If some of this sounds a bit confusing, just wait till you check out the drinks! After half an hour in my local 24-hour corner convenience store I finally got it figured, but at the cost of a spiking headache. Firstly, let’s touch upon the range of bottled teas. There’s the standard ‘iced tea’, and green and black varieties, but then there’s a whole range of fruit and flower teas, too. There’s hibiscus, roselle, chrysanthemum, tamarind, pomegranate and ginseng, amongst others. Most of the ones that I came across were only in the Thai language but you can easily identify them as they’ll be in with the other teas and they all have pictures of the flowers or fruits on the label.

And, into deeper waters, keep an eye out for all the health drinks. Possibly I should say a ‘wary eye’ as some of these might raise an eyebrow. Jumping firmly on the bandwagon of the Coenzyme Q10 I found some promo that informed me that “… Q10 plays a key role in the production of adenosine triphosphate which is needed for cellular energy production. It is also a super antioxidant that helps guard against free radicals.” I suspected as much. And there’s others with ‘GAC’ fruit oil in them and some with soy peptides or lycopene. They all seem to come in bottles coloured in pastel blues and pinks that would look more at home on the deodorants shelf and are crammed full of (quote) ‘natural sugars’ for energy. ’Nuff said.

And then, down in the depths, you’ll come across the so-titled ‘beauty’ drinks. Actually named ‘Beauti’ they look just like bottles of shampoo. But they are full of collagen (1,000 mgs per bottle), grape and lemon juice, ‘fibre’ (how can a clear liquid have ‘fibre’ in it?) and vitamins. And, unlike many of the others, the sugar content is quite low and they taste really very good indeed.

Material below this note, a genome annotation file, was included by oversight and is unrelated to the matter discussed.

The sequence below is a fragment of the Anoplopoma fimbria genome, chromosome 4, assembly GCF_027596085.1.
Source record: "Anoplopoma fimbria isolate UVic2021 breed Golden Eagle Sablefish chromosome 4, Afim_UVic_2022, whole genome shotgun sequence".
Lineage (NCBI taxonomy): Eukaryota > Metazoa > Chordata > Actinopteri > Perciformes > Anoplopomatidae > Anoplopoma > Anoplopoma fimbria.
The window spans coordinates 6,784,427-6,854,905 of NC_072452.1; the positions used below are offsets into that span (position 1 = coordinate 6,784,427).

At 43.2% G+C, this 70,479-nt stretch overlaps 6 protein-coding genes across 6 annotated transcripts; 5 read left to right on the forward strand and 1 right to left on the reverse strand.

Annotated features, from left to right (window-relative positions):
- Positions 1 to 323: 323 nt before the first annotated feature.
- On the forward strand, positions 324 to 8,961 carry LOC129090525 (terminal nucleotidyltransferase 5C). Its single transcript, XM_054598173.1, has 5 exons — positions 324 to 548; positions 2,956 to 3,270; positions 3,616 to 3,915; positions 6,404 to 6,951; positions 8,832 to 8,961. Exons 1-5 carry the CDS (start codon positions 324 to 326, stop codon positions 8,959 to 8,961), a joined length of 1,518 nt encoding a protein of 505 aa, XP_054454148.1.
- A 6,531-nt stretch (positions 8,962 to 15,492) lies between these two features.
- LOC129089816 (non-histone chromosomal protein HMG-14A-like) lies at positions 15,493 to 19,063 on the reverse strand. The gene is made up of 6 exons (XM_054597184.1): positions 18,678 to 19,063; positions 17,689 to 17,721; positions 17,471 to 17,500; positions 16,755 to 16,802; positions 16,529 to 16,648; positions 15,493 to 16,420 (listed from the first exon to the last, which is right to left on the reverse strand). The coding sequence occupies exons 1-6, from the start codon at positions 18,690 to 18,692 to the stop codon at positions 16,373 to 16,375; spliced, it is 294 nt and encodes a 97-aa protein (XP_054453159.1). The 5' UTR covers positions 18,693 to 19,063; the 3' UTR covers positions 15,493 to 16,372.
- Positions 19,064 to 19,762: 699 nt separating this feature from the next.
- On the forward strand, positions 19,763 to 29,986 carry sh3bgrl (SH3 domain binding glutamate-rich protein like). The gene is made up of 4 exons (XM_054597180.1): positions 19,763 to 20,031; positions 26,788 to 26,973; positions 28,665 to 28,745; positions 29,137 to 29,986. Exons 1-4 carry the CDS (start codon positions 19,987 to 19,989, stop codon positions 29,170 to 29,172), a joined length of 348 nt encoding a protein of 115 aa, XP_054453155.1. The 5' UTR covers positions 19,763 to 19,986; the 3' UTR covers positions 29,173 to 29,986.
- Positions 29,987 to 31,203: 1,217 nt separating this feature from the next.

But I’ve saved the best until last. One of Thailand’s most stupefying fruits is the durian. It’s as big as a football and covered with wickedly sharp spikes. The taste is divine but it stinks to high heaven and many Asian countries have banned its consumption in public! It’s hardly something you could take home as a souvenir – not that I suppose you’d really want to. Except that … you can. In many of the shops I’ve been talking about you’ll also find bags of sliced, dried fruit. I spotted the universal banana slices, then mango, papaya, rambutan and longon. But you can also get bags of sliced fried durian chips. And for those of us, myself included, who can’t abide to be within ten feet of a durian, this is just the job. Delicious, crunchy and utterly odour-free, take some home for your friends to sample, along with a photo of the real thing!

Here, in Thailand, we might not be quite as advanced as the Japanese when it comes to weird and wonderful drinks and snacks, but we don’t do badly, thank you. All it takes is the spirit of adventure and maybe a willing Thai friend to help with the translation. Wining and dining is a fine and reliable Samui pastime but go on and take the plunge. There’s fun to be found in the ‘nibbles and sips’, too!